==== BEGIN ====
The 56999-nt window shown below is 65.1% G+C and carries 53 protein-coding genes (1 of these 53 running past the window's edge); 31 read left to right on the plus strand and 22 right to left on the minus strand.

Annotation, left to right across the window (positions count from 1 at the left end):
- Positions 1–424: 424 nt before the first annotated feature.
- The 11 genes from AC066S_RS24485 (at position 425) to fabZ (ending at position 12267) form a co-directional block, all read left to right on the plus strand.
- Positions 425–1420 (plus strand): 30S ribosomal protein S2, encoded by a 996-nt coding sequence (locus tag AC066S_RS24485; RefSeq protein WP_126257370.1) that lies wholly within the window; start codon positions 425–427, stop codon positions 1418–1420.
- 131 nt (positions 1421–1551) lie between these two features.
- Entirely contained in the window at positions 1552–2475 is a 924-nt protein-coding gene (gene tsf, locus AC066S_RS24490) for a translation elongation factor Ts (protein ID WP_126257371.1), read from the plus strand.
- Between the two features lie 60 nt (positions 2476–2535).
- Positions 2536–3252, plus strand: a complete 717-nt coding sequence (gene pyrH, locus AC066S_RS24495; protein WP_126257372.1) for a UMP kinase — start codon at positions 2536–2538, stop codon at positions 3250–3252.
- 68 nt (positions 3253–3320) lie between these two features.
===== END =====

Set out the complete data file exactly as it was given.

The 56999-nt window shown below is 65.1% G+C and carries 53 protein-coding genes (1 of these 53 running past the window's edge); 31 read left to right on the plus strand and 22 right to left on the minus strand.

Annotation, left to right across the window (positions count from 1 at the left end):
- Positions 1–424: 424 nt before the first annotated feature.
- The 11 genes from AC066S_RS24485 (at position 425) to fabZ (ending at position 12267) form a co-directional block, all read left to right on the plus strand.
- Positions 425–1420 (plus strand): 30S ribosomal protein S2, encoded by a 996-nt coding sequence (locus tag AC066S_RS24485; RefSeq protein WP_126257370.1) that lies wholly within the window; start codon positions 425–427, stop codon positions 1418–1420.
- 131 nt (positions 1421–1551) lie between these two features.
- Entirely contained in the window at positions 1552–2475 is a 924-nt protein-coding gene (gene tsf, locus AC066S_RS24490) for a translation elongation factor Ts (protein ID WP_126257371.1), read from the plus strand.
- Between the two features lie 60 nt (positions 2476–2535).
- Positions 2536–3252, plus strand: a complete 717-nt coding sequence (gene pyrH, locus AC066S_RS24495; protein WP_126257372.1) for a UMP kinase — start codon at positions 2536–2538, stop codon at positions 3250–3252.
- 68 nt (positions 3253–3320) lie between these two features.